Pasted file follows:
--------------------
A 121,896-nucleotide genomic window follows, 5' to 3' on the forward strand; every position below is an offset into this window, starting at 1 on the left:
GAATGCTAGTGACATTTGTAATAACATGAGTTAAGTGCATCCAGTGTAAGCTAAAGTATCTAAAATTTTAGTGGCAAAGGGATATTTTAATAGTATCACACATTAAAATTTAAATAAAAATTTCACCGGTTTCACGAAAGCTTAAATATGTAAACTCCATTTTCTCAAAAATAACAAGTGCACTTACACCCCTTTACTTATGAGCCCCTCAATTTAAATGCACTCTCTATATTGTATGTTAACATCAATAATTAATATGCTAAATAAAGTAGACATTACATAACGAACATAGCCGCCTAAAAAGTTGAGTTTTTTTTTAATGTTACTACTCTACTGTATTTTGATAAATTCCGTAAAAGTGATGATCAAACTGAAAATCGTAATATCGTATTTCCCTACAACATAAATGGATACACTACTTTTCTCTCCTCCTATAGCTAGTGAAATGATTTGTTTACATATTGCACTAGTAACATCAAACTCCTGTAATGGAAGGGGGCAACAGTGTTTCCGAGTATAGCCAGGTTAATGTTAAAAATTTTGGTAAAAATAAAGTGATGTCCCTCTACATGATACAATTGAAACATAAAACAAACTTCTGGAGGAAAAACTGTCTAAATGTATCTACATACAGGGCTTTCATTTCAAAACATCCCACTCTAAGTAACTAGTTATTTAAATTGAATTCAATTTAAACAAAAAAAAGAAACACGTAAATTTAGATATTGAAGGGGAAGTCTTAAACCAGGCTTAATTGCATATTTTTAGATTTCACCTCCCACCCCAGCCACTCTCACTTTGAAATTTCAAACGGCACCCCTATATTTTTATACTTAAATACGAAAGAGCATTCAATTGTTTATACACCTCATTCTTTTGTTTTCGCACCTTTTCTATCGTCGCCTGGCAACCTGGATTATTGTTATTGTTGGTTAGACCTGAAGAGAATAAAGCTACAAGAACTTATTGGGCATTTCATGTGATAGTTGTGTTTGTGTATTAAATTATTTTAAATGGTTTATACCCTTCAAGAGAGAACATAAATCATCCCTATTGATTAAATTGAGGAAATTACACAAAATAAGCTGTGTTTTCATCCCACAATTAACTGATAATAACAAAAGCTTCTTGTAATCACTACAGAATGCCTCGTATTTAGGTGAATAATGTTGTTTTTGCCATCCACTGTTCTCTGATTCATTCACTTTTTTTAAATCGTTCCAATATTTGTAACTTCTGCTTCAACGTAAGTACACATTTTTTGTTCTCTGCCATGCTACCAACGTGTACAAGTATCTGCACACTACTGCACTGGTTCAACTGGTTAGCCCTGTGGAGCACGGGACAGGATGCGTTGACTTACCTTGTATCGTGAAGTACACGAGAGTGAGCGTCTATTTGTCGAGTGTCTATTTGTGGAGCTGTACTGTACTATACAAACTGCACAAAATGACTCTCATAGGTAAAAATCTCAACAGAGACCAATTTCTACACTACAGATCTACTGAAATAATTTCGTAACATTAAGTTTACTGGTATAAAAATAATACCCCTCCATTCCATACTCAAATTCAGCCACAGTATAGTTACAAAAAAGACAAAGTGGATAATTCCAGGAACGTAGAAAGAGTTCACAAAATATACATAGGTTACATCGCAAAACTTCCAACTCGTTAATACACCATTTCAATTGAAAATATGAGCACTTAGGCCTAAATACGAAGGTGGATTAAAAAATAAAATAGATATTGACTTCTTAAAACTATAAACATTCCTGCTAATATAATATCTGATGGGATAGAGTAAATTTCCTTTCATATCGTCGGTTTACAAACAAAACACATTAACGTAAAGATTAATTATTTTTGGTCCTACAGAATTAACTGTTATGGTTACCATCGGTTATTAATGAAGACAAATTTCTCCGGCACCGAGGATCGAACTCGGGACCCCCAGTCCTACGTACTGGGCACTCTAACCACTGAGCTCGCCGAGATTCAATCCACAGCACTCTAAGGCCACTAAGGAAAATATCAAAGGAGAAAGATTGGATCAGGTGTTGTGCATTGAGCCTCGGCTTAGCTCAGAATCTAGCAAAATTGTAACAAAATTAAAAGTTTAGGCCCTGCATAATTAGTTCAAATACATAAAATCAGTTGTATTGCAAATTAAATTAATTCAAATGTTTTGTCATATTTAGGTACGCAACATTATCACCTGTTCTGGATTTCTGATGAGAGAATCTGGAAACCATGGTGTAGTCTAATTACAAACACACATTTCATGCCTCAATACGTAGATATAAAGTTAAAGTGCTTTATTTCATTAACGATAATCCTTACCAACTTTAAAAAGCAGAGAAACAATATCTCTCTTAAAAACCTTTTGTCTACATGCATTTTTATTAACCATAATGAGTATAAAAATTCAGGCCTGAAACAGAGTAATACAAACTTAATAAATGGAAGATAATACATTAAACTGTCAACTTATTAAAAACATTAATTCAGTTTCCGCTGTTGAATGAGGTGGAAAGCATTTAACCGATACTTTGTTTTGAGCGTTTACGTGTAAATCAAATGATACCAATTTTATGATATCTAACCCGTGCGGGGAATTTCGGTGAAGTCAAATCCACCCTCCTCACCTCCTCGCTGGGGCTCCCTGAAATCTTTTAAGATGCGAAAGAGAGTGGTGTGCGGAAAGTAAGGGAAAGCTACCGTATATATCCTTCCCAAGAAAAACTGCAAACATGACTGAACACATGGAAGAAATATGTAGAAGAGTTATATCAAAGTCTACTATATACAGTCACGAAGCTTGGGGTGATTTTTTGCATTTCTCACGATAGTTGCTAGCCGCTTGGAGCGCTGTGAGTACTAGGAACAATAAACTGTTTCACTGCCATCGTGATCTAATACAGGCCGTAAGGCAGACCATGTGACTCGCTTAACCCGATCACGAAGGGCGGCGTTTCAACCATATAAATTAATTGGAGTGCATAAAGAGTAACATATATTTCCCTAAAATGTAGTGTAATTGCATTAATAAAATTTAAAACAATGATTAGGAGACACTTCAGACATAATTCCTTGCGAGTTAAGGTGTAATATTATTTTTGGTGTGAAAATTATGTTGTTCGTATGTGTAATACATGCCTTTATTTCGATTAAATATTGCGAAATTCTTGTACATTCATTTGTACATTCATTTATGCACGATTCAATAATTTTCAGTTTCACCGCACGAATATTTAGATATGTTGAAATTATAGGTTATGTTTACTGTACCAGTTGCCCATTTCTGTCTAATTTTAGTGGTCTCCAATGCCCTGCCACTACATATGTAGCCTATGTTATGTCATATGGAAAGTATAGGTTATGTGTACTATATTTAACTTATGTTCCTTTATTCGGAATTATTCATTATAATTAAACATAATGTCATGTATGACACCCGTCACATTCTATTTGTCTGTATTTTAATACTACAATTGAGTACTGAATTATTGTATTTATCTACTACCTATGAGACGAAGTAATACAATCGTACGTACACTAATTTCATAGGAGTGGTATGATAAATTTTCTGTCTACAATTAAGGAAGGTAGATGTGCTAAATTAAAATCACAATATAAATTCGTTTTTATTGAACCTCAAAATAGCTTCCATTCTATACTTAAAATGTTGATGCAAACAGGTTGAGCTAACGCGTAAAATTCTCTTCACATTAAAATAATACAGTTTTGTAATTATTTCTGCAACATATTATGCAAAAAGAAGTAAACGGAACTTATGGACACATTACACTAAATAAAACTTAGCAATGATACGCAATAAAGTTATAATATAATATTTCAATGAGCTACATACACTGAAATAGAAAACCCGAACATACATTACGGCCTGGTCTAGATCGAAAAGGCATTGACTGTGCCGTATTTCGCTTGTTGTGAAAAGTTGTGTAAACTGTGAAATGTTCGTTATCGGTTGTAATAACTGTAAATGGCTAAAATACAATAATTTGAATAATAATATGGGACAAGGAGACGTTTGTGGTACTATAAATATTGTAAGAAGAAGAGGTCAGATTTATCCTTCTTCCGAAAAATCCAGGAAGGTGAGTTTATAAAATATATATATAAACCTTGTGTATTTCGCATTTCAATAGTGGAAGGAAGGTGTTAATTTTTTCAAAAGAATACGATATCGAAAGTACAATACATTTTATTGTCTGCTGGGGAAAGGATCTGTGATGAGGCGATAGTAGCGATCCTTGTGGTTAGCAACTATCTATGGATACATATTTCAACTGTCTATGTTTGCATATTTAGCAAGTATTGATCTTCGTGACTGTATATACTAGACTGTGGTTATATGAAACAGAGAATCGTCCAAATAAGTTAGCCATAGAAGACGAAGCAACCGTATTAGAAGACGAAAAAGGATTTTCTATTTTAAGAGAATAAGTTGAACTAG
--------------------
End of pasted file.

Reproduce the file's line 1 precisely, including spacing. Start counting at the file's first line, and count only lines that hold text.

A 121,896-nucleotide genomic window follows, 5' to 3' on the forward strand; every position below is an offset into this window, starting at 1 on the left: